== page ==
We’ve been following the 1,020-unit Virginia Ranch development in Gardnerville pretty steadily but there are other projects that have been lurking in the background since the turn of the century.
A 116-unit townhome project on either side of Monte Vista Avenue was conditionally recommended for approval by the Minden Town Board last week. While around a tenth the size of Virginia Ranch, it was envisioned with the rest of the Nevada Northwest project, which at one time included a casino and a really big shopping mall.
Now there are homes being built at that location, with a little shopping mall proposed across Santa Anita Avenue.
The project at Monte Vista will fill in the vacant space left between the current homes north of Jake’s Wetlands.
The approvals of that development along the northwestern part of Minden coincided with the campaign and approval of the Sustainable Growth Initiative, which capped the number of building permits that can be issued in Douglas County.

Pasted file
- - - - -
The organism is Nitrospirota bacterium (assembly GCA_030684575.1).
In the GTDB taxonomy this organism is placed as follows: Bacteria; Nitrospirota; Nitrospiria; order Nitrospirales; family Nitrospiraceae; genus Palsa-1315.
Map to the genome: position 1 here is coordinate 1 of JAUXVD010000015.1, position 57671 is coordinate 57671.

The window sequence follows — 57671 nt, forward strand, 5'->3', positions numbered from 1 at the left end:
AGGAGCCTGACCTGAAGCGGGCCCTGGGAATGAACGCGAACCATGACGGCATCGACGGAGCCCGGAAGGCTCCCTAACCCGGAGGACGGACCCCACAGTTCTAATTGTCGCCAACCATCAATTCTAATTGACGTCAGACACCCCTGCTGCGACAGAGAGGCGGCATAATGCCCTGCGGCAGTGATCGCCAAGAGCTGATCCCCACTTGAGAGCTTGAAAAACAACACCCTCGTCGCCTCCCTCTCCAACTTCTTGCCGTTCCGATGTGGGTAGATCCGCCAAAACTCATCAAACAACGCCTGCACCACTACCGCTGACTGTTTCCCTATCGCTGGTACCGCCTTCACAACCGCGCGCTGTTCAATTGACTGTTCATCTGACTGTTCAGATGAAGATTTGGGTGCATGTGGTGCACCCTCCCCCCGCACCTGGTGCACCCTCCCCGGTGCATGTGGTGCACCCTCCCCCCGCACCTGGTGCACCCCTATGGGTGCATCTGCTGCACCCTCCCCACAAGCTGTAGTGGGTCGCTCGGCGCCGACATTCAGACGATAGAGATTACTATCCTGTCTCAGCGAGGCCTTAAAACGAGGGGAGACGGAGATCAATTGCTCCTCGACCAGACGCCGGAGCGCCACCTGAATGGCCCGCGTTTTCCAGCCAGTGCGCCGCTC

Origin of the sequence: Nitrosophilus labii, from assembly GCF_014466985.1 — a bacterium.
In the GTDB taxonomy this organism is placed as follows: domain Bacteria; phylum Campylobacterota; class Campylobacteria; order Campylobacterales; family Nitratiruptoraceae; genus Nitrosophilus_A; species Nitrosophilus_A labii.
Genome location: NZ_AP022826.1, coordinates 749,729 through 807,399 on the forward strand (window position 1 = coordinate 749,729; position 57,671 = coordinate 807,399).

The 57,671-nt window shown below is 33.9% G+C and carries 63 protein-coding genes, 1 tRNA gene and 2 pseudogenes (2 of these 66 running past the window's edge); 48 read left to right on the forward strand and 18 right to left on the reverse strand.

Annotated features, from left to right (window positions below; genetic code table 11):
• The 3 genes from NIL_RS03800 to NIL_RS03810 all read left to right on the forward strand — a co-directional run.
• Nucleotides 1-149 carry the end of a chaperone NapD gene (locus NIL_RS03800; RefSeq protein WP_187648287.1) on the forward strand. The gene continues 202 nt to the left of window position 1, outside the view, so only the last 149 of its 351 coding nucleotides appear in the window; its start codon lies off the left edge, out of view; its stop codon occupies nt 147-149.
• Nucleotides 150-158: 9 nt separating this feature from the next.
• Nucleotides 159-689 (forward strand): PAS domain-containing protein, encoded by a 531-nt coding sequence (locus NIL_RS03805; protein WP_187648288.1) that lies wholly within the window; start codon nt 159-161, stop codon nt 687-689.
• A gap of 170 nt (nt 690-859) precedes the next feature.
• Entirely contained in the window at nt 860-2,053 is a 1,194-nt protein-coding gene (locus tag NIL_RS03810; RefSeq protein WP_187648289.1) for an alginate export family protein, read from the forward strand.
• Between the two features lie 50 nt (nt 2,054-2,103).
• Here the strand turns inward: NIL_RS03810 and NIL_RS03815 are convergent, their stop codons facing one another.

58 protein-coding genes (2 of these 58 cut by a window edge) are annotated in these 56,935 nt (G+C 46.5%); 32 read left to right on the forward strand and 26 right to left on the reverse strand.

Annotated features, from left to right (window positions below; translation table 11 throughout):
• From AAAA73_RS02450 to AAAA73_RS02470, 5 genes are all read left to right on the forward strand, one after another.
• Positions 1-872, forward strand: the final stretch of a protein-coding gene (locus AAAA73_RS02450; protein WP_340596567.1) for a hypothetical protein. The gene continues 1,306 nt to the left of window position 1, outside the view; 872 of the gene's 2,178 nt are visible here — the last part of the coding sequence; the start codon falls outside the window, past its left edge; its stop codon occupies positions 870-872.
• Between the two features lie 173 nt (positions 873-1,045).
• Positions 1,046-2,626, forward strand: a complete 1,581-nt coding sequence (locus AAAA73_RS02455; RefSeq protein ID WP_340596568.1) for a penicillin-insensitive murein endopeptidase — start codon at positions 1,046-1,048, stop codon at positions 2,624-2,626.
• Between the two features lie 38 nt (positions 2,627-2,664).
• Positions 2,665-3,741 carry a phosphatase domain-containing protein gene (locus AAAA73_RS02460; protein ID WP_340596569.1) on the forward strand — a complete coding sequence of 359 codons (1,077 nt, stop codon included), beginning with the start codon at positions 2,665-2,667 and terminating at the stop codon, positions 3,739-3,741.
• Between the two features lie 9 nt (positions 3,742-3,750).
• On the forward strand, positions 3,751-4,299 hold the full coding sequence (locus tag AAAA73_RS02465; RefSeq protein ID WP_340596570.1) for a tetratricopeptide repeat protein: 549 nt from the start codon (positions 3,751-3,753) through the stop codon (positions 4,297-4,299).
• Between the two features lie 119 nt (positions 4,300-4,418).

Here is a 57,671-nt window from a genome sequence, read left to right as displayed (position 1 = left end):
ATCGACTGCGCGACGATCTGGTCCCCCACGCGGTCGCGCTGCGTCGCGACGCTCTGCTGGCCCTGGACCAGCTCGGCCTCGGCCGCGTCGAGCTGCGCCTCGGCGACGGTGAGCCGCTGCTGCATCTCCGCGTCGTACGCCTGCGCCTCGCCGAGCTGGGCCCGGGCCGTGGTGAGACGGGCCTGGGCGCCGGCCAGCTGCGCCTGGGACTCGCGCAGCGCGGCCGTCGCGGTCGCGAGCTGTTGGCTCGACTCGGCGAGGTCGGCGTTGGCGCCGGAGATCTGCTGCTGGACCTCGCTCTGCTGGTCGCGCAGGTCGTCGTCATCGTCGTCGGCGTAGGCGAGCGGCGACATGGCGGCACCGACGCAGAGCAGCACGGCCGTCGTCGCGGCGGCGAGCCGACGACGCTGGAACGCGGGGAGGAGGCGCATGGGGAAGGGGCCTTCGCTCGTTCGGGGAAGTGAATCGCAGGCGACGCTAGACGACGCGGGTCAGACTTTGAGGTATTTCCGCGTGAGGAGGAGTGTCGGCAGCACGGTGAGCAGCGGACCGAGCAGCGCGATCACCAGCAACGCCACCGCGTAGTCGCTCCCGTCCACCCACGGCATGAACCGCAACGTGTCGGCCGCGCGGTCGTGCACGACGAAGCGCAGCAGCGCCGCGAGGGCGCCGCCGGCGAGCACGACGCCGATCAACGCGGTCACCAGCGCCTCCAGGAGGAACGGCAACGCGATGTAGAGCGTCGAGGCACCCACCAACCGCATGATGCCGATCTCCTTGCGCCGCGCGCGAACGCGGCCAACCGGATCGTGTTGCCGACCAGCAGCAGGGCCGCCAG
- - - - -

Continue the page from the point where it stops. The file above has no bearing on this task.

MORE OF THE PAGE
Approved in 2002, it was enacted by the county in 2007 after a significant legal struggle was put to bed by the Nevada Supreme Court.
But like the projects approved at the beginning of the 21st Century and never built, the ordinance has never been tested.
With the large number of unused building permits gathering like lint in a drier screen, it may be a spell before it is seriously challenged.
On the other end of town, commissioners tossed the decision on a 10.5 acre school site at Virginia Ranch back over to the Douglas County School Board. Like a lot of things that seemed like a good idea at the beginning of the century, events on the ground seem to have bypassed the need for that site.
State law is pretty clear that the school district will have to pay for the land. The district would then have to pay to build a school there. Nye County approved spending $15 million on a new elementary school for an enrollment of 163 students in Tonopah.
Douglas County voters approved bonding to build Piñon Hills and Minden elementary schools in 1992 after at least three tries, demonstrating that it’s one thing having a site for a school, and quite another building a school.
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